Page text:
Scientists have achieved a breakthrough in reinstating lost brain function in mouse models of stroke by utilizing small molecules. These molecules hold the potential for future development into a therapeutic approach for stroke recovery. Tadeusz Wieloch, senior professor of neurobiology at Lund University in Sweden, explains, “Communication between nerve cells in extensive brain regions undergoes changes after a stroke, and we demonstrate that this can be partially restored with the treatment.”
Remarkably, the treatment initiated several days after a stroke proved effective in restoring lost somatosensory functions in rodents, a condition experienced by approximately 60% of stroke patients. In ischemic strokes, where inadequate blood flow to the brain causes damage, resulting in nerve cell loss, this groundbreaking treatment offers hope for mitigating effects such as paralysis, sensorimotor impairment, vision and speech difficulties, as well as pain and depression.
Currently, there are no approved drugs, aside from clot-dissolving treatment within the first 4.5 hours of a stroke, that enhance or restore functions post-stroke. Spontaneous improvements occur, but many patients suffer chronic functional losses. The recent international study, led by Lund University in collaboration with the University of Rome La Sapienza and Washington University at St. Louis, presents promising outcomes in mice and rats treated with substances inhibiting the metabotropic glutamate receptor (mGluR5) – a key regulator of communication in the brain’s nerve cell network.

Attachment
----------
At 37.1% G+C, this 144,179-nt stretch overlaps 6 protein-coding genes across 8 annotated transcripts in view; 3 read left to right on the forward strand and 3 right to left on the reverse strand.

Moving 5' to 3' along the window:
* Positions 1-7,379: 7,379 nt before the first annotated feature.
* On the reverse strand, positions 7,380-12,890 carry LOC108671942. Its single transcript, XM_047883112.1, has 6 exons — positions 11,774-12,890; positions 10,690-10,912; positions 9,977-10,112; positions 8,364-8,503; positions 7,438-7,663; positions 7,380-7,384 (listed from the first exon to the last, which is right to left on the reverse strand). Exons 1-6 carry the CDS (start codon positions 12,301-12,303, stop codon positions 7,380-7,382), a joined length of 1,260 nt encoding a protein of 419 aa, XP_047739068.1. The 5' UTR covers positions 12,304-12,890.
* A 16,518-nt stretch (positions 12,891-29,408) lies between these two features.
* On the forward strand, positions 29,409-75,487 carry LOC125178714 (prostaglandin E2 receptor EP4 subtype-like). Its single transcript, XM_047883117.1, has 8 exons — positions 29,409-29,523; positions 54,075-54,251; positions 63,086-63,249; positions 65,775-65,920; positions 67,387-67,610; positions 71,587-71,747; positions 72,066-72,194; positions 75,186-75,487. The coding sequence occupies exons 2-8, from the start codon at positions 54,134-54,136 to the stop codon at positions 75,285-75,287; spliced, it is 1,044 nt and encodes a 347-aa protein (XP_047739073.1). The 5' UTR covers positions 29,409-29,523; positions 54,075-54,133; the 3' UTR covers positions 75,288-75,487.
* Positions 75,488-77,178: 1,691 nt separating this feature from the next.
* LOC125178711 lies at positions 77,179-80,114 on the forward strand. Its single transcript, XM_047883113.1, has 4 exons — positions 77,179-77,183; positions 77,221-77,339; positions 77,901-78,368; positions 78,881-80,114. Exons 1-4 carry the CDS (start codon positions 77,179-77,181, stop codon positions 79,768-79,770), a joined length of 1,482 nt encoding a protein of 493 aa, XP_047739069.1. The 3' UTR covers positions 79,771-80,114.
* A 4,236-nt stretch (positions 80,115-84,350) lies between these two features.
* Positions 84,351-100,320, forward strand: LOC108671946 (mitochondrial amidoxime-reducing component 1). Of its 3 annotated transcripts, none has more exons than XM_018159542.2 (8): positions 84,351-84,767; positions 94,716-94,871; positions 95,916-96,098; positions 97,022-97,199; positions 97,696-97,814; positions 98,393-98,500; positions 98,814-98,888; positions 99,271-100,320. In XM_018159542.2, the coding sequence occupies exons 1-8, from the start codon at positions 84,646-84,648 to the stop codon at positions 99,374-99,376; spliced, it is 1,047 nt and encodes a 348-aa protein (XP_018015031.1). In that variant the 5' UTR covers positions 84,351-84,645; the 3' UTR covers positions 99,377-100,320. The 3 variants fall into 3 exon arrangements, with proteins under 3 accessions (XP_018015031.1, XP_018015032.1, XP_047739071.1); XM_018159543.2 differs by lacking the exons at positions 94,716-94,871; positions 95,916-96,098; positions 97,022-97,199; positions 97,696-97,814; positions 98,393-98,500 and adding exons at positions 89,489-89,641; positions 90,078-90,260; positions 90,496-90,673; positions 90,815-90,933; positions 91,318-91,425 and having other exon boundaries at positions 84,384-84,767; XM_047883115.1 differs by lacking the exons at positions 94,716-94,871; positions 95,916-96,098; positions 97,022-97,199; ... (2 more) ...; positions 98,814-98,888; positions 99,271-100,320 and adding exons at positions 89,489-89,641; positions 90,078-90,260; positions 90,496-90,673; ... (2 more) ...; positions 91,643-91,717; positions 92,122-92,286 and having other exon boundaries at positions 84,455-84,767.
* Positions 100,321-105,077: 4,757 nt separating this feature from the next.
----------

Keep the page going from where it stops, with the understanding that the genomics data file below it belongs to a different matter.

Wieloch notes, “Rodents treated with the mGluR5 inhibitor regained their somatosensory functions.” Even when the treatment commenced 10 days after a stroke, some function improvement was observed. The study revealed that while the extent of brain damage remained unchanged, sensorimotor functions improved. This is attributed to the connectome, the intricate network of nerve cells in the brain, and how the mGluR5 receptor plays a crucial role in its reduced activity, which the inhibitor counteracts to restore lost brain function.
Moreover, combining the mGluR5 inhibitor treatment with somatosensory training, involving enriched environments for rodents, further enhanced sensorimotor function. The researchers envision that their findings could pave the way for clinical treatments initiated shortly after an ischemic stroke, potentially offering a promising approach when combined with rehabilitation training. However, further studies are necessary, as the current research involved mice and rats and must be replicated in human trials. Tadeusz Wieloch emphasizes the need for additional investigations, stating, “This should be possible since several mGluR5 inhibitors have been studied in humans for the treatment of neurological diseases other than stroke and shown to be tolerated by humans.” The research received support from the Swedish Research Council, Alborada Trust, Hans-Gabriel and Alice Wachtmeister Foundation, and the Multipark Strategic Research Area.